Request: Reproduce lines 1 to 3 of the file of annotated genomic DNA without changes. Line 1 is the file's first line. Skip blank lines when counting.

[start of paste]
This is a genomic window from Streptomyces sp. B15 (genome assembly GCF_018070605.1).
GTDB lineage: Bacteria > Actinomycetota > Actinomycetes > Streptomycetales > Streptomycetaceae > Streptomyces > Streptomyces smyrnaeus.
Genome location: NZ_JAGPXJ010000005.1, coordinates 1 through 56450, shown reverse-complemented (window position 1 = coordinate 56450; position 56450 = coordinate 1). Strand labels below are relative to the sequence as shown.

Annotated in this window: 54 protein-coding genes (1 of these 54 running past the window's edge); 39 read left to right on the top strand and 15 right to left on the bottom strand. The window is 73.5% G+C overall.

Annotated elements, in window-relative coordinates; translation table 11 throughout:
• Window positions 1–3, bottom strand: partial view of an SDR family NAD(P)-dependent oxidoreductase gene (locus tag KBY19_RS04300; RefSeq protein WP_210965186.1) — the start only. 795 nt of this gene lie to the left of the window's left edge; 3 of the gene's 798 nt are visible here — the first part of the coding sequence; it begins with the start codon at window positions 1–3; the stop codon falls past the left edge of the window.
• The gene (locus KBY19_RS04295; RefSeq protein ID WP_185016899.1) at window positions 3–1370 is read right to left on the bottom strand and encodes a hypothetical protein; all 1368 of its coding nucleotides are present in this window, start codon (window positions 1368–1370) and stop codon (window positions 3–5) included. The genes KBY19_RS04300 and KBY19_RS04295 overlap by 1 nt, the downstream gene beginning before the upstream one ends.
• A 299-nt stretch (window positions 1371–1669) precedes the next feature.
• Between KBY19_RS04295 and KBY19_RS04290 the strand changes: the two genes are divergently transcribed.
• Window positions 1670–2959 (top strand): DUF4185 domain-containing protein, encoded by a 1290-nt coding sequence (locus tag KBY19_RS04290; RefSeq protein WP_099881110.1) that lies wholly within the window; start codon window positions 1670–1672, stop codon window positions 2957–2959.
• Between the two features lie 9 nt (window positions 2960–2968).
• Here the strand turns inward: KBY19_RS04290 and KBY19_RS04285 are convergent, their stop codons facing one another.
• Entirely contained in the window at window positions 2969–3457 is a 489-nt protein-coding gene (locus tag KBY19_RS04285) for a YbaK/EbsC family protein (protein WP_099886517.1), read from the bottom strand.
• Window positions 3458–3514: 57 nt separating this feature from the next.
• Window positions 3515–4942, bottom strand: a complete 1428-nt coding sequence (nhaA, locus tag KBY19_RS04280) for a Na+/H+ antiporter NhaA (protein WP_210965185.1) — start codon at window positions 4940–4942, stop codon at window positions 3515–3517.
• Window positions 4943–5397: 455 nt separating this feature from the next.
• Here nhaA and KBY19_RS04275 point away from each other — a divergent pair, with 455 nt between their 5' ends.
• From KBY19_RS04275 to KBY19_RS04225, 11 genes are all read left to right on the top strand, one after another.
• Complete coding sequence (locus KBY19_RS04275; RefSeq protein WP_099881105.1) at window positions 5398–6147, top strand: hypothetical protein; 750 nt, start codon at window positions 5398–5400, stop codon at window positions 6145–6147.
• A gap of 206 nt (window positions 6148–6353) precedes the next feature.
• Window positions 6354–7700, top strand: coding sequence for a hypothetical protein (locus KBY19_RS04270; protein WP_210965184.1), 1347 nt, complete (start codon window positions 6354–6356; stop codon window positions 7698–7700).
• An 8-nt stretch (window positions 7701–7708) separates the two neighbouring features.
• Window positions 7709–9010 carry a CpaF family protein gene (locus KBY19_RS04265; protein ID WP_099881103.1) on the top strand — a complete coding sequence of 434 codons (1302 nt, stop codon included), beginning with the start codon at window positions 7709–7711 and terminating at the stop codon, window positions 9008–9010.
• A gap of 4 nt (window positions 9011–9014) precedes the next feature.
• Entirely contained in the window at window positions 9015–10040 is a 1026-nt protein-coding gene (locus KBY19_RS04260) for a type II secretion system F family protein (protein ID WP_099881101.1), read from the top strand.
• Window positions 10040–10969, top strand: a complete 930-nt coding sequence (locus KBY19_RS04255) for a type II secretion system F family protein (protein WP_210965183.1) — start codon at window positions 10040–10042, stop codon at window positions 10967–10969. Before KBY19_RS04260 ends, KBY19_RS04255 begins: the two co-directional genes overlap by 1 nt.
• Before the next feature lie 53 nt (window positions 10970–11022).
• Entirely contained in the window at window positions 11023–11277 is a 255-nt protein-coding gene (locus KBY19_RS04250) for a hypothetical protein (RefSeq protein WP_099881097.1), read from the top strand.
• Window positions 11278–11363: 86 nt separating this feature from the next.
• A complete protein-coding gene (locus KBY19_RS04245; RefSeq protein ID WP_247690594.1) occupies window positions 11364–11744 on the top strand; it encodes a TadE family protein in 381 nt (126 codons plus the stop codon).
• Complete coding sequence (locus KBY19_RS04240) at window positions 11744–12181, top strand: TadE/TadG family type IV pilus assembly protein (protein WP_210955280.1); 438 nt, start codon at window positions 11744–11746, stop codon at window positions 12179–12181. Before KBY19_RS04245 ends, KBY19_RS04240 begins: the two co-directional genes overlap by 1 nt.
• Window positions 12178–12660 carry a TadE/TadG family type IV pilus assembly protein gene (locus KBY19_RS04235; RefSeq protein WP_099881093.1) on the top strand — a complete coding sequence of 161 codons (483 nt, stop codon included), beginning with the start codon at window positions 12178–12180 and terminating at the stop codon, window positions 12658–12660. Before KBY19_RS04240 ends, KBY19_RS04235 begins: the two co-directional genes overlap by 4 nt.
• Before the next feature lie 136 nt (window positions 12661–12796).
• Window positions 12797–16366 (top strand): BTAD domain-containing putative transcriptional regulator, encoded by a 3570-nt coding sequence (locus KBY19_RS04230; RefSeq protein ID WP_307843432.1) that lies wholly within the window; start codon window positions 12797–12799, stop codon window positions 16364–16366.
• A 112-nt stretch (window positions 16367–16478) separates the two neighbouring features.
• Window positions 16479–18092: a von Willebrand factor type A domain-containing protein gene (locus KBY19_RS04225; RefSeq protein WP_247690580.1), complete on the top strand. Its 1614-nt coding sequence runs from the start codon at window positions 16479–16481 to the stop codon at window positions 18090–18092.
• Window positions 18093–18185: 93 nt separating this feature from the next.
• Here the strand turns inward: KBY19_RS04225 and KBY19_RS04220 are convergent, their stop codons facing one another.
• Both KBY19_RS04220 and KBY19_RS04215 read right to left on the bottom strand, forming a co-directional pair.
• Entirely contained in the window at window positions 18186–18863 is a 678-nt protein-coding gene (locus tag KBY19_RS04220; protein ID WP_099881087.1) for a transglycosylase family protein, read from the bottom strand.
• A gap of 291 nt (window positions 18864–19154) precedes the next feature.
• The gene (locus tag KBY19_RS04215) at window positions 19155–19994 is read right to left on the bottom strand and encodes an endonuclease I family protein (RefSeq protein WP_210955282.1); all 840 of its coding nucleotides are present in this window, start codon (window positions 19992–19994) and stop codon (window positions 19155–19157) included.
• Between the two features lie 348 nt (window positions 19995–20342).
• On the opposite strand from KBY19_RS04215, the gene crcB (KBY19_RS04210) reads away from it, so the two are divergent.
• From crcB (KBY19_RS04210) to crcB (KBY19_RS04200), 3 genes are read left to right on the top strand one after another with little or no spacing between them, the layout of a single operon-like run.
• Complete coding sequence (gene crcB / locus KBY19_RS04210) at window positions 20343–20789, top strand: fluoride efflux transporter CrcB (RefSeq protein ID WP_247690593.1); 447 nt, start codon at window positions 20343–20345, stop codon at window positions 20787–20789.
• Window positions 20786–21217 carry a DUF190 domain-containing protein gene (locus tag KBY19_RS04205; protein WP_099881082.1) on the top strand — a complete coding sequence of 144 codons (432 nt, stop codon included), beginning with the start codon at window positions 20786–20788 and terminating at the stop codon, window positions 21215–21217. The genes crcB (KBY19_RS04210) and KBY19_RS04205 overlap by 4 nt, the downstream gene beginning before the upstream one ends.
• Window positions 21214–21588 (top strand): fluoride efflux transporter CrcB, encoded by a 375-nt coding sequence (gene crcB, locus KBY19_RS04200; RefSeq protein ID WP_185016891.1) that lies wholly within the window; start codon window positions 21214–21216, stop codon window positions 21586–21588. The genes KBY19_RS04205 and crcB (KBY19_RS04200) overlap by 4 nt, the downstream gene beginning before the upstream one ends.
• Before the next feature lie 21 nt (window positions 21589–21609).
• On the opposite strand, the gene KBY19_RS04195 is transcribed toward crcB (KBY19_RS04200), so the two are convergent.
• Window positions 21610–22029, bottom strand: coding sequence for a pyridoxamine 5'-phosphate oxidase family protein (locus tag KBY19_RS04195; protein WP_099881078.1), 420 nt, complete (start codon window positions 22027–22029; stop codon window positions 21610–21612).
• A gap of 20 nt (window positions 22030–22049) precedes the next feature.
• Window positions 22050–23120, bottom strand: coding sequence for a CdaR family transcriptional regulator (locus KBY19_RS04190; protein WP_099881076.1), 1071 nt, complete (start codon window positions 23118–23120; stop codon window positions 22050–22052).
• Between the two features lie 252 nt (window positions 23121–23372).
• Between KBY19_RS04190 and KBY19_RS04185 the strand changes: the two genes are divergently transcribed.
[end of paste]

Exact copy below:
This is a genomic window from Streptomyces sp. B15 (genome assembly GCF_018070605.1).
GTDB lineage: Bacteria > Actinomycetota > Actinomycetes > Streptomycetales > Streptomycetaceae > Streptomyces > Streptomyces smyrnaeus.
Genome location: NZ_JAGPXJ010000005.1, coordinates 1 through 56450, shown reverse-complemented (window position 1 = coordinate 56450; position 56450 = coordinate 1). Strand labels below are relative to the sequence as shown.